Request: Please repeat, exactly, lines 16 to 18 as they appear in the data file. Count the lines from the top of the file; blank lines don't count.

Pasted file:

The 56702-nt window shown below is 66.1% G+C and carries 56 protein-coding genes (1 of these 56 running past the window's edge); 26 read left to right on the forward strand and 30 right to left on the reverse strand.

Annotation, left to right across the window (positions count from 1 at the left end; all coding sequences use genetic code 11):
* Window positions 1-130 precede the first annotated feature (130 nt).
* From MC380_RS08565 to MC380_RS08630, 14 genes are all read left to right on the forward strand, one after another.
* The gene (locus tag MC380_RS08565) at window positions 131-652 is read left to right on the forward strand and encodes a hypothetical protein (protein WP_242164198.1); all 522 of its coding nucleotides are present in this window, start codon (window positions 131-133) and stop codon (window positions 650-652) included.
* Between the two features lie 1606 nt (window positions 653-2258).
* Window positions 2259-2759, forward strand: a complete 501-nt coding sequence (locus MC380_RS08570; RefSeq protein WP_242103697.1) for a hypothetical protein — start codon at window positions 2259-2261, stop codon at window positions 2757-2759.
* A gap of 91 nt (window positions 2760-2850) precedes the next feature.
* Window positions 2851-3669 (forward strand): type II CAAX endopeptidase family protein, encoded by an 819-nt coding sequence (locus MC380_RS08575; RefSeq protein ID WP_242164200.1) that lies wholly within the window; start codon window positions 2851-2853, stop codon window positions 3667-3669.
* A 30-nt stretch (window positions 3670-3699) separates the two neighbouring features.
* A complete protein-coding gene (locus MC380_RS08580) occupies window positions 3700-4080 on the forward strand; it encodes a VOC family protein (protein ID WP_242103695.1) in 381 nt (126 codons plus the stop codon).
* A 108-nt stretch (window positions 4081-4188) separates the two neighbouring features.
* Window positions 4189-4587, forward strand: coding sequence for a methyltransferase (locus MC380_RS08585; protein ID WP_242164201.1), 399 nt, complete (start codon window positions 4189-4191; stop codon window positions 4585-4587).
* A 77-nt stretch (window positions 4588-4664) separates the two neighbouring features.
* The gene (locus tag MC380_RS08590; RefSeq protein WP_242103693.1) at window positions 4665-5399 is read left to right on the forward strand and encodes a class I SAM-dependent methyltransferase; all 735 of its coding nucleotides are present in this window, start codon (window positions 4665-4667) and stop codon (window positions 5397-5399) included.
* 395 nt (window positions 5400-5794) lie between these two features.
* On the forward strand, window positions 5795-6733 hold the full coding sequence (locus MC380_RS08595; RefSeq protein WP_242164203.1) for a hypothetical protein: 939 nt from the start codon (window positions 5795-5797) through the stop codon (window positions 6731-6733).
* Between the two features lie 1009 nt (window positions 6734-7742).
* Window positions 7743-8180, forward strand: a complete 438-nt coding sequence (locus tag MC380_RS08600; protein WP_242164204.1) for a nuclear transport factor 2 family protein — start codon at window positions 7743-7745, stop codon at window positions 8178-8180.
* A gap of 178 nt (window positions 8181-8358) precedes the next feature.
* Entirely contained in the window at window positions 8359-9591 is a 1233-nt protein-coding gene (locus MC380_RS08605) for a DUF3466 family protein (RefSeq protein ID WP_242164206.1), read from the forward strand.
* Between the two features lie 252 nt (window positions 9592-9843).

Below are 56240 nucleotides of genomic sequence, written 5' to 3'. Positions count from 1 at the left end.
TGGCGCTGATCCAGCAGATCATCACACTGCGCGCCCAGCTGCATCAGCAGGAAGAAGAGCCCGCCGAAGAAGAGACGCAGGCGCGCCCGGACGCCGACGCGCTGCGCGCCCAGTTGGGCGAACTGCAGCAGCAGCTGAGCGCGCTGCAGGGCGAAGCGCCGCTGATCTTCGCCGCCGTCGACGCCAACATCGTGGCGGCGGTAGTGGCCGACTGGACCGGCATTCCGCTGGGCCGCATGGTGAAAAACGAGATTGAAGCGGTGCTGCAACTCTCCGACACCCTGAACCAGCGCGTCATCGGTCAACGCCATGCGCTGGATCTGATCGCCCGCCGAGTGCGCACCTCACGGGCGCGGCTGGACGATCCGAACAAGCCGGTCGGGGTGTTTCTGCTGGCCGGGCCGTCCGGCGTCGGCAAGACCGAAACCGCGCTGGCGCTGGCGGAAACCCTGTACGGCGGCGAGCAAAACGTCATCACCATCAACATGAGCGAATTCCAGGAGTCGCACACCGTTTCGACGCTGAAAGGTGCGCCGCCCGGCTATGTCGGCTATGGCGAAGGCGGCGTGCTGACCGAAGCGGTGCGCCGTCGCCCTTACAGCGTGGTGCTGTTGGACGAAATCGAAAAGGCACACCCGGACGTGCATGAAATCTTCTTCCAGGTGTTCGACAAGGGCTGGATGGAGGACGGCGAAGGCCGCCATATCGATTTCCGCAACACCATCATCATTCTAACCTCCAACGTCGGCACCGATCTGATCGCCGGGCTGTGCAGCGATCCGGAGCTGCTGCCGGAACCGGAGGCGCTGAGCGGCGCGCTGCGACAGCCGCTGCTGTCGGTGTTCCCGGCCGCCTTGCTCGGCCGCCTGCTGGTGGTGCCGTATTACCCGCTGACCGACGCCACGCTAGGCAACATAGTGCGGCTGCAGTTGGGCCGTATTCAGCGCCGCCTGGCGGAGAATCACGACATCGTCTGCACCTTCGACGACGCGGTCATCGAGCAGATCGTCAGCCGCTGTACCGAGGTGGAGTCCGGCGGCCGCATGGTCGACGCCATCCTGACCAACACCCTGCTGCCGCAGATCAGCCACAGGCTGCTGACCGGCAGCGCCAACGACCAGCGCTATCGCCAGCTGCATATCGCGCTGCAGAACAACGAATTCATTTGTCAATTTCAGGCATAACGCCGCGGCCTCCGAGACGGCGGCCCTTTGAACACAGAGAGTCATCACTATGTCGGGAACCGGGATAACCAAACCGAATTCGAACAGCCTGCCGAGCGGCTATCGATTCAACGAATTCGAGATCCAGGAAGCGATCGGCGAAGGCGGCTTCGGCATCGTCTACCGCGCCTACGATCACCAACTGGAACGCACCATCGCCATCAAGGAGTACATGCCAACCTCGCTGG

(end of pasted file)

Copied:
* 395 nt (window positions 5400-5794) lie between these two features.
* On the forward strand, window positions 5795-6733 hold the full coding sequence (locus MC380_RS08595; RefSeq protein WP_242164203.1) for a hypothetical protein: 939 nt from the start codon (window positions 5795-5797) through the stop codon (window positions 6731-6733).
* Between the two features lie 1009 nt (window positions 6734-7742).